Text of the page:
Ball of Light: I would NEVER want to OWN Lascaux! Being the earliest surviving & possibly finest art ever, it MUST remain public forever. Altamira, too. But thanks for the links. I love thinking about what drove those original artists to paint the walls.

Fran: I keep meaning to stop by Sirens & check how you're doing there. It sounds like you like it. For me, I can't visualize ever putting that much effort in. It's all I can do to throw up something here once in awhile. Thanks for the invite, though. You make me blush to think I might fit in anywhere. I'm usually the odd duck.

azgoddess said...

a bit late but here's mine -Bosch - the garden of earthly delights:
http://en.wikipedia.org/wiki/The_Garden_of_Earthly_Delights

thanks for all the great links video - superb!

Newsguy said...

Nice piece of work.

One of my favorites: Edward Hopper, anything by Hopper. Early Sunday Morning is a favorite, and Nighthawks, a piece that has been endlessly parodied, but it still reflects urban isolation.

D.K. Raed said...

AZ:
It's never too late! Thanks for the link. I did not realize the Bosch triptych had painted exterior panels, too. A painting like that could keep you busy for decades trying to decifer.

Newsguy:
aaah, Hopper. I started to use a video montage of his paintings set to Philip Glass score from Koyaanasqatsi (Life out of Balance). But the music irritated me, so I switched to the Western Women montage w/soothing cello.

Cart said...

I thought you might get a buzz out of this lot Turner
to Monet

I hope this works :(

TomCat said...

Beautiful stuff, Red. My piece of art has not been created yet. I would like to own an original portrait of GW Bush in his cell, serving a life term for crimes against humanity.

D.K. Raed said...

OK, once again my comments aren't being sent to my email. Rats, here we go again ...

Cart:
That is wonderful, thanks! I will spend time looking at it. Your link worked perfectly. sometime you'll have to tell me the secret, because I can't link in comments.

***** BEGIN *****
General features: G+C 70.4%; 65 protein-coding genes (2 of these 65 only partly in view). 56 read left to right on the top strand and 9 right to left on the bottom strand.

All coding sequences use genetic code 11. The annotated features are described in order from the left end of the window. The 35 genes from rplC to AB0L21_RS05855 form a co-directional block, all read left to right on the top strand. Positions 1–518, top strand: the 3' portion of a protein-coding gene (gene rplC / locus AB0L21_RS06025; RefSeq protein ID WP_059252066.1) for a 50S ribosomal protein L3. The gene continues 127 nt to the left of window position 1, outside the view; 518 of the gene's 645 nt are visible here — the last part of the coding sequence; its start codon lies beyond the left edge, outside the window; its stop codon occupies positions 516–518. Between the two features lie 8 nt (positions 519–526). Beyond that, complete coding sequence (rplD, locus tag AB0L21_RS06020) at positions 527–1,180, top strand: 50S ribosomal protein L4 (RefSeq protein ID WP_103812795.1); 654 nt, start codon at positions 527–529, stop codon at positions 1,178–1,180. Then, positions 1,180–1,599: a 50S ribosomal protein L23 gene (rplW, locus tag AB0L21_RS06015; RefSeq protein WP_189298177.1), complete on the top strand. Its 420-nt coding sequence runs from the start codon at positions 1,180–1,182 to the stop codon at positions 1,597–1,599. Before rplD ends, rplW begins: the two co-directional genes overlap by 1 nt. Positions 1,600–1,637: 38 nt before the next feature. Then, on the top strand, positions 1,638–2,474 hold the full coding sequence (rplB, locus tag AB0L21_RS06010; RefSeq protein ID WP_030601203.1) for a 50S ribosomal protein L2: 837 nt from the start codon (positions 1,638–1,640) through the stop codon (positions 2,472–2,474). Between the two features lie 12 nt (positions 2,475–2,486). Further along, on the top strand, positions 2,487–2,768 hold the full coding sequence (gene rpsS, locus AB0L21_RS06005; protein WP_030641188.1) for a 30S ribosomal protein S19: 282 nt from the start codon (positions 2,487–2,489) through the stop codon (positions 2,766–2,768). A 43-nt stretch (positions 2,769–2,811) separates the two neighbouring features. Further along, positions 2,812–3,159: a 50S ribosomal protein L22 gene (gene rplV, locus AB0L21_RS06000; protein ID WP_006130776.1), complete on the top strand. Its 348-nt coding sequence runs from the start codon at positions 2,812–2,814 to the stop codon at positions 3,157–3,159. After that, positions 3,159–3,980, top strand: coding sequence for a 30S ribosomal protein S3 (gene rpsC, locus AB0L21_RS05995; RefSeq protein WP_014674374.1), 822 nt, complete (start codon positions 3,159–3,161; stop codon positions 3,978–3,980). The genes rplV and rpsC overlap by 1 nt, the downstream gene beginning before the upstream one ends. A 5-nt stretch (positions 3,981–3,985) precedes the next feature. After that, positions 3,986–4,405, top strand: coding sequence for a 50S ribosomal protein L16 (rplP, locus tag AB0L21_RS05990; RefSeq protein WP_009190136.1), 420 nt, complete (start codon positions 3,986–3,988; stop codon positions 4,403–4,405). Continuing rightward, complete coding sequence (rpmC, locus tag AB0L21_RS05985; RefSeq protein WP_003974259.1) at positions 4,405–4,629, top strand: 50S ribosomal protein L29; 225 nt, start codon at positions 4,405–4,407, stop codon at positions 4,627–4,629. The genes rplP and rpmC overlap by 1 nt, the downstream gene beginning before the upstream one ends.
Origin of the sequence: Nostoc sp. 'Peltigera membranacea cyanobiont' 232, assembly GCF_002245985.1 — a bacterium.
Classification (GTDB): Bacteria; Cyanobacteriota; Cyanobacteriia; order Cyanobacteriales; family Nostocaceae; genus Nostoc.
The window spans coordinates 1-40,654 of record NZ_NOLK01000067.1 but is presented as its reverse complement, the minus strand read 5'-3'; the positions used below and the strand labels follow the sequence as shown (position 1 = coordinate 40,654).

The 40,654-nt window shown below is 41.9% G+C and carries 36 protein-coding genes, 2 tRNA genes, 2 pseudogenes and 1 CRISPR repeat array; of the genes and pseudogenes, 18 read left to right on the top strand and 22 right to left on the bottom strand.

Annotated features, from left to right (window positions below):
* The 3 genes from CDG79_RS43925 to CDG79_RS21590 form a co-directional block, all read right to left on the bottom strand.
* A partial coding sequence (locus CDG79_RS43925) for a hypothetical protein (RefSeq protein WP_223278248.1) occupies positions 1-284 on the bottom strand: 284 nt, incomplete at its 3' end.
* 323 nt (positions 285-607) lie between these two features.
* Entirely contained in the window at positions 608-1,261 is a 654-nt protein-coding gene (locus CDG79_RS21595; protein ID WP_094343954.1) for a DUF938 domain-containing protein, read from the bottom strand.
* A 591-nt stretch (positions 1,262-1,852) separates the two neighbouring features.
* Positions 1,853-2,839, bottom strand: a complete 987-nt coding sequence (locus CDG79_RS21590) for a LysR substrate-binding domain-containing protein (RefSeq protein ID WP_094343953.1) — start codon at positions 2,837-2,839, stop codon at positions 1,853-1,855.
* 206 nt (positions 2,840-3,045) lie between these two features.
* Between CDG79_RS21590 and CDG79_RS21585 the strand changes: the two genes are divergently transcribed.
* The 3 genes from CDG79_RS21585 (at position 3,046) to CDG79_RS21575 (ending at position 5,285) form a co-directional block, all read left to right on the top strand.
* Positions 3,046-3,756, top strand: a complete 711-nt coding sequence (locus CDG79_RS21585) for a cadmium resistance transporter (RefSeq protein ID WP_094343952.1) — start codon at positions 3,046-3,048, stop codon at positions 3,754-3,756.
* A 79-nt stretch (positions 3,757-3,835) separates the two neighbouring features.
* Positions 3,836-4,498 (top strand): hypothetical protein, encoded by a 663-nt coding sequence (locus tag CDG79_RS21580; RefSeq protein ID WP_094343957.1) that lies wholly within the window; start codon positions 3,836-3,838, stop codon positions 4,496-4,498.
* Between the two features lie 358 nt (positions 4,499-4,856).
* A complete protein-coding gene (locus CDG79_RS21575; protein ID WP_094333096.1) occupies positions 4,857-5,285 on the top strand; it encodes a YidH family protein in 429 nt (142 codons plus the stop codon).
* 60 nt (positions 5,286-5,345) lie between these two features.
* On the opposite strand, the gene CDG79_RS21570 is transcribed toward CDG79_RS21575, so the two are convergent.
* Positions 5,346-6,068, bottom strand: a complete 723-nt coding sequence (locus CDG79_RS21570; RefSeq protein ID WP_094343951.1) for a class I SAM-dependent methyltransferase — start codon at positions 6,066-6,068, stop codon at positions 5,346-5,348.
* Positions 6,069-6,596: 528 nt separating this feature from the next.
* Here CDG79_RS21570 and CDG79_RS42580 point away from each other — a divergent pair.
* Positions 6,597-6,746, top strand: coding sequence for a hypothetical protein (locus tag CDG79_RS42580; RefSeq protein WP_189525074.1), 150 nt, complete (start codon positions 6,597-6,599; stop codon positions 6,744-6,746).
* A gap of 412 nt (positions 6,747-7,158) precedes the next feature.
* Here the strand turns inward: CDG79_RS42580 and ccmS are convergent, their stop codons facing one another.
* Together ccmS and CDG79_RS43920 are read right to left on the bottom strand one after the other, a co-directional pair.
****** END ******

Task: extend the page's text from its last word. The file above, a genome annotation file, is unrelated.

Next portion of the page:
Tomcat:
I don't know that I'd want to hang that piece of art where I'd have to see it everyday. It should be in a museum, maybe the Smithsonian. I think Thomas Jefferson could've painted it -- maybe he did, by writing the declaration of independence!

A Ball of Light said...

i know iam not cart (hey cart) but i do like being helpful...

this:
<a href="http://url of the linked item goes here inside quotes"> linkword or words here</a>

gives this:
linkword or words here
-=-=-=-

DK: i'd sure like to know which hopper montage set to glass's koyaanasqatsi score you were considering ... i was absolutely amazed and was affected beyond words by that movie. btw, I found the whole Qatsi trilogy on Veoh, as well as several other films by the director Godfrey Reggio... at about 3:12 in Evidence there is a little redheaded girl whom i imagine looks a lot like both you and enigma at age 3 or so... ;)

Cart said...

A ball of light I have so many weird and curious things happening in my life I'm more than pleased to forgo the teaching role.
You posted what I would have eventually posted for the delightful red.

D.K. Raed said...

Ball of Light:
thanks for trying, but it still doesn't work for me. I am HTML-impaired, I guess.

The whole "Qatsi" trilogy was amazing, one of my first DVD purchases ... mesmerizing, scary, haunting, yet stunningly beautiful all at the same time. I can't seem to re-find that Hopper set to Glass score, but if you check YouTube for "Philip Glass", there are tons of different koyaanisqatsi pieces as well as much of his other scores.

ps, at that age, I think I looked more like Pipi Longstocking than the little girl you cited!

Cart:
"delightful red"?!! sounds like a nice dinner wine, maybe a peppery petite sirah, which the doctors say is good for cholesterol.